Let $X$ be an $n$-by-$p$ matrix and consider the closed convex polyhedron

$$\mathcal P_X := \{y \in \mathbb R^n | \|X^Ty\|_\infty \le 1\}.$$ Notice that $\mathcal P_X$ is symmetric about the origin.

Problem 1: Given a point $a \in \mathbb R^n$ with $a \not \in \mathcal P_X$, how to compute the euclidean projection of $a$ on $\mathcal P_X$, i.e to solve the convex optimization problem

$$\text{minimize }\frac{1}{2}\|y - a\|^2\text{ subject to }y \in \mathcal P_X.$$

Let $\mathrm{proj}_{\mathcal P_X}(a)$ denote the unique solution. There is probably a zoo of iterative algorithms (from signal-processing literature, e.g) for approximately solving such problems, but I'd prefer a solution with an analytical taste. Utilimately, I'd like to

Problem 2: Find for any index $j \in \{1,2,\ldots,p\}$, a good upper-bound for the quantity $$|X^T_j\mathrm{proj}_{\mathcal P_X}(a)|.$$ For example, the bound $|X^T_j\mathrm{proj}_{\mathcal P_X}(a)| \le 1$ is immediate, but useless... Ideally, given $j$, I'd like to predict if $|X^T_j\mathrm{proj}_{\mathcal P_X}(a)| < 1$.

Some basic observations: A general strategy is to locate $\mathrm{proj}_{\mathcal P_X}(a)$ within a simple and small set $K$, and then bound $$|X^T_j\mathrm{proj}_{\mathcal P_X}(a)| \le \sup_{y \in K}|X^T_jy|.$$

"Simple" means the above supremum is easy to compute, and "small" means this supremum approximates $|X^T_j\mathrm{proj}_{\mathcal P_X}(a)|$ well (i.e the smaller the supremum, the better). For example, if one could find a small sphere $K := \{y | \|y - c\|_2 \le r\}$ containing $\mathrm{proj}_{\mathcal P_X}(a)$, then it would follow that $$|X^T_j\mathrm{proj}_{\mathcal P_X}(a)| \le r\|X^T_j\|_2 + |X^T_jc|.$$

It's not easy to find such spheres giving tight bounds. However, using the variational characterization of projection onto closed convex sets, it's easy to show that as $y$ runs through $\mathcal P_X$, all the spheres with center $\frac{1}{2}(y + a)$ and radius $\frac{1}{2}\|y-a\|_2$ contain $\mathrm{proj}_{\mathcal P_X}(a)$, and in fact, this is the only point common to all these spheres and $\mathcal P_X$. Note that these spheres give an arbitrarily bad approximation if the point $a$ is far from $\mathcal P_X$, as this point must ly on the surface of each such sphere...

Yet another random observation: Suppose $X$ has non-zero rows, and let $D_X := \mathrm{diag}(\|X_1\|_\infty,\ldots,\|X_n\|_\infty)$, and $\mathbb B_1$ be the unit ball w.r.t the $\ell_1$-norm. Then

$$Z_{D_X} := D_X^{-1}\mathbb B_1 \subseteq \mathcal P_X.$$

Note that like $\mathcal P_X$, $D_X^{-1}\mathbb B_1$ is also symmetric about the origin. Also, note that it is straight-forward to project onto $Z_{D_X}$, as this problem is essentially equivalent to projecting onto a simplex, for which there are linear-time exact algorithms, etc.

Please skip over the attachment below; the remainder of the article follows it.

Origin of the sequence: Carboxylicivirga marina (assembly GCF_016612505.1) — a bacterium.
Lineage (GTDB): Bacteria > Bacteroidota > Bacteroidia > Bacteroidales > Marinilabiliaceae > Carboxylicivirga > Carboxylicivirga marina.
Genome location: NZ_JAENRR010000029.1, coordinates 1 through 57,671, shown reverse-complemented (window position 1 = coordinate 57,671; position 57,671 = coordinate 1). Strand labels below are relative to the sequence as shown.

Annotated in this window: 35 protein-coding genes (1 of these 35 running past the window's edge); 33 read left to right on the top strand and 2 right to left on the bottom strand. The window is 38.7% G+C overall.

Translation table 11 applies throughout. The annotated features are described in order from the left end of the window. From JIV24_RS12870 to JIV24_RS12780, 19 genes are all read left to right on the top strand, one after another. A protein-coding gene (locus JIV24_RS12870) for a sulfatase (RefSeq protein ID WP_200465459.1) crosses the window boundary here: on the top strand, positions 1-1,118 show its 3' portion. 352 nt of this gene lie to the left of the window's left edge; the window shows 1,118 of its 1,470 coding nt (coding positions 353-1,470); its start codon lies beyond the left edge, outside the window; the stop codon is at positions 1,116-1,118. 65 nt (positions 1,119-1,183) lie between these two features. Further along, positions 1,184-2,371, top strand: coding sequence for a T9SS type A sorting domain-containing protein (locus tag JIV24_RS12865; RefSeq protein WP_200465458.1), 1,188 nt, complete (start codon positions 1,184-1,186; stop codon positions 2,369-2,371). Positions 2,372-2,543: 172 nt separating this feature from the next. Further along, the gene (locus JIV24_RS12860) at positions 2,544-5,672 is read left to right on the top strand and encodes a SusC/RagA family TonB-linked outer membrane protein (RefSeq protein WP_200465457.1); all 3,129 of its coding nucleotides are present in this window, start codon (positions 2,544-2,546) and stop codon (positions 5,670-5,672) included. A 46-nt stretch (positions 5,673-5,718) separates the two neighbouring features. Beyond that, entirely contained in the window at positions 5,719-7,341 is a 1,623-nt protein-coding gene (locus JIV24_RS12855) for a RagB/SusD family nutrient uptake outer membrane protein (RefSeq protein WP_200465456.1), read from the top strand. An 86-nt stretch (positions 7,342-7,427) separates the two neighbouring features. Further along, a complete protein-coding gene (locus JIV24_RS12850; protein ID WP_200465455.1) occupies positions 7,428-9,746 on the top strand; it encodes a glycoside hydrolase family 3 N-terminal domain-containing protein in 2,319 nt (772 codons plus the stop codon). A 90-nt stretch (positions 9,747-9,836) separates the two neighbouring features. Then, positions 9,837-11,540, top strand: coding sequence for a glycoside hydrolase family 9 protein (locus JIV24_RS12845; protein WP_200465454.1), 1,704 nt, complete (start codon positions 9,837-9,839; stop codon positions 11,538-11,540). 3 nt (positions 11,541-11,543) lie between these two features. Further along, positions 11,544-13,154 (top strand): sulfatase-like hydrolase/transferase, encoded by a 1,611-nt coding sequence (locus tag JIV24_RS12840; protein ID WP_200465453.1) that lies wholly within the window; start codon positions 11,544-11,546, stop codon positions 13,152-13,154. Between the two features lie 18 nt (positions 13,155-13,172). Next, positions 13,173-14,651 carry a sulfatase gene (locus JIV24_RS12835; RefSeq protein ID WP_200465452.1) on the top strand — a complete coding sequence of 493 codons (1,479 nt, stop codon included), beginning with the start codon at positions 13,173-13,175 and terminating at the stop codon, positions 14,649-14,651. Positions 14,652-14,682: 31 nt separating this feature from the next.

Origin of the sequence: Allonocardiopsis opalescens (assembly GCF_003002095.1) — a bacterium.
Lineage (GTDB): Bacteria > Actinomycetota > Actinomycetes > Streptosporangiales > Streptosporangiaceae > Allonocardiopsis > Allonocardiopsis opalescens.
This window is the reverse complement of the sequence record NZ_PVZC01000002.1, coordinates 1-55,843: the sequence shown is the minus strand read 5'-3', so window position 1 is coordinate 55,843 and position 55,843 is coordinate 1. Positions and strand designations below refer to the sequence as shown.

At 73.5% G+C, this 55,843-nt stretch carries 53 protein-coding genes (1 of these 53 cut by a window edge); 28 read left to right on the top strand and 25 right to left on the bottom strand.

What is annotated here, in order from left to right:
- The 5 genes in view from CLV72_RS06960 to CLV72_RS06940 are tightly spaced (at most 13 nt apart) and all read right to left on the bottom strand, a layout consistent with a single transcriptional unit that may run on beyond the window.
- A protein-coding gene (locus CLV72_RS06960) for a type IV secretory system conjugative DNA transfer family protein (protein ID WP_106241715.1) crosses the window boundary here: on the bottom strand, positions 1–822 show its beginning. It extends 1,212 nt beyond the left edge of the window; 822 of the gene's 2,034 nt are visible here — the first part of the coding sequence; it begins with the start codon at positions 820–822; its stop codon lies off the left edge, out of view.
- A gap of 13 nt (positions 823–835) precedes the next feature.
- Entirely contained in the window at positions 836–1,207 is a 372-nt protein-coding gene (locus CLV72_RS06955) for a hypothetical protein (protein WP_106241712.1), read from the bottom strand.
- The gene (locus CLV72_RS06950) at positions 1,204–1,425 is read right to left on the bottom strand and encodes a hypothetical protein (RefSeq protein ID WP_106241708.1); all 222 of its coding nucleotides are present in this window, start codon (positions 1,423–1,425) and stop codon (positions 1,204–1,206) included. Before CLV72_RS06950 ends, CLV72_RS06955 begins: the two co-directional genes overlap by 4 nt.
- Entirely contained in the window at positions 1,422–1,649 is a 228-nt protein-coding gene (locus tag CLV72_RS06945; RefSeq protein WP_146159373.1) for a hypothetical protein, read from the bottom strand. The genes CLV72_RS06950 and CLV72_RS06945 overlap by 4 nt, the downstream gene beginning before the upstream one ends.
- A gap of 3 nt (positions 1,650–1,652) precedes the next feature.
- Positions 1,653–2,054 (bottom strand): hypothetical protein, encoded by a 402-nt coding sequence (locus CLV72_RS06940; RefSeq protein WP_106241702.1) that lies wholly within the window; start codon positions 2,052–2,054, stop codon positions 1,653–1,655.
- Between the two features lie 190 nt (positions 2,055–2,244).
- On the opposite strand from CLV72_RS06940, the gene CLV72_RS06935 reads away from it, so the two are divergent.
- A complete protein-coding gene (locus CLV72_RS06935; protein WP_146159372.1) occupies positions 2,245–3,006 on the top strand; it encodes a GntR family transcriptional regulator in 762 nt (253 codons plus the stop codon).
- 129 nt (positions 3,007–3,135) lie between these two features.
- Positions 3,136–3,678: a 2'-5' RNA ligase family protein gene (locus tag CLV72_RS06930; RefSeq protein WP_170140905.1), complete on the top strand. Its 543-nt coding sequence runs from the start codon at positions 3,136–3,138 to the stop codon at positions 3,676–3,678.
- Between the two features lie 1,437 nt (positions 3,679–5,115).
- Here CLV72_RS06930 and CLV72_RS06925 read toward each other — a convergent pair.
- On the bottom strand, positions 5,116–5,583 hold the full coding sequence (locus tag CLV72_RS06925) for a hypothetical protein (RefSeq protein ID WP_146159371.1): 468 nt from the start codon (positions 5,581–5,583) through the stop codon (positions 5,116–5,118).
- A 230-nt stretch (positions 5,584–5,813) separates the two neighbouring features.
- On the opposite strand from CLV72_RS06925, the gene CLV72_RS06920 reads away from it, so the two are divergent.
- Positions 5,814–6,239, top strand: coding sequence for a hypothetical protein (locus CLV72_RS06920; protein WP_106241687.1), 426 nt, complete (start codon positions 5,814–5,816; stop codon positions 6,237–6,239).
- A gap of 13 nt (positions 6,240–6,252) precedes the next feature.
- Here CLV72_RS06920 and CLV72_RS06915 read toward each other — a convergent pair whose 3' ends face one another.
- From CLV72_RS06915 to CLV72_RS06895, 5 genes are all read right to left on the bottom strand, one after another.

enter image description here

A strategy could then be, starting with the template $Z_{D_X}$, find an invertible diagonal matrix $D$ such that $Z_D := D^{-1}\mathbb B_1 \subseteq \mathcal P_X$ and $\mathrm{proj}_{\mathcal P_X}$ is sufficiently close to the boundary of $Z_D$. Then use this closest boundary point as an approximation for $\mathrm{proj}_{\mathcal P_X}$.

Some geometric experiments

Refer to the figure above. The following are less important problems which are interesint in their own right.

Question: What are necessary and sufficient conditions on $D$ which ensure that $Z_D \subseteq \mathcal P_X$ ? What can be said about the triangle $APQ$ ?

For example, it is immediate that

$$\max\left(\frac{1}{2}AP, PQ\right) \le QA \le AP + PQ,$$

since $QA \ge PQ$, by the variational characterization whispered above, and $AP \le PQ + QA$, by the triangle inequality. As a particular consequence, the point $Q$ can be made an arbitrarily bad approximation for the projection point $P$ by taking the projected point $A$ sufficiently far from the polytope $\mathcal P_X$.

Question: Which minimal conditions on the matrix $X$ ensure that the distance between the boundaries of $\mathcal P_X$ and $Z_{D_X}$ is small? Note that this would give us control over $PQ$.

  • $\begingroup$ As far as I remember, projecting onto polyhedra is in general a hard problem (probably as hard as a generic second order cone program?). That your polyhedron is symmetric about the origin is in fact its only special property, i.e. all symmetric polyhedra are of this form. $\endgroup$ – Dirk Jan 3 '16 at 18:19
  • $\begingroup$ @Dirk: Yes indeed projecting onto polyhedra is not an easy business in general. But as is always the case, inherent structure (in the form of symmetry, etc.) can drastically help the solution to an otherwise very hard problem. Also, I think being symmetric about the origin is quite some structure. For example, think of the Minkowski convex body theorem :). $\endgroup$ – dohmatob Jan 3 '16 at 18:32
  • $\begingroup$ @dohmatob Let $x = y - a$ then problem 1 becomes $\arg\min ||x||^2$ subject to $X^Tx \le \mathbf{1} - X^T a$. The RHS in the inequality is a known vector, say $b$. Now this standard form can be found in textbooks, for example math.stackexchange.com/a/293010/52858 is a nice answer that shows active set methods and interior point methods for solving this problem. The active set methods seem similar to your approach. I am no expert but I guess that methods that try to estimate the inequalities that are satisfied exactly at the solution would need the info that you ask for in problem 2 $\endgroup$ – Pushpendre Jan 4 '16 at 7:58
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    $\begingroup$ As already explained in my question above, I'm aware of iterative schemes for solving this problem (and there are really a dozen of them, beyond interior point methods...). But I'm intentionally not considering these. I'm interested in something analytic: I need bounds, inequalities, etc. $\endgroup$ – dohmatob Jan 4 '16 at 10:55

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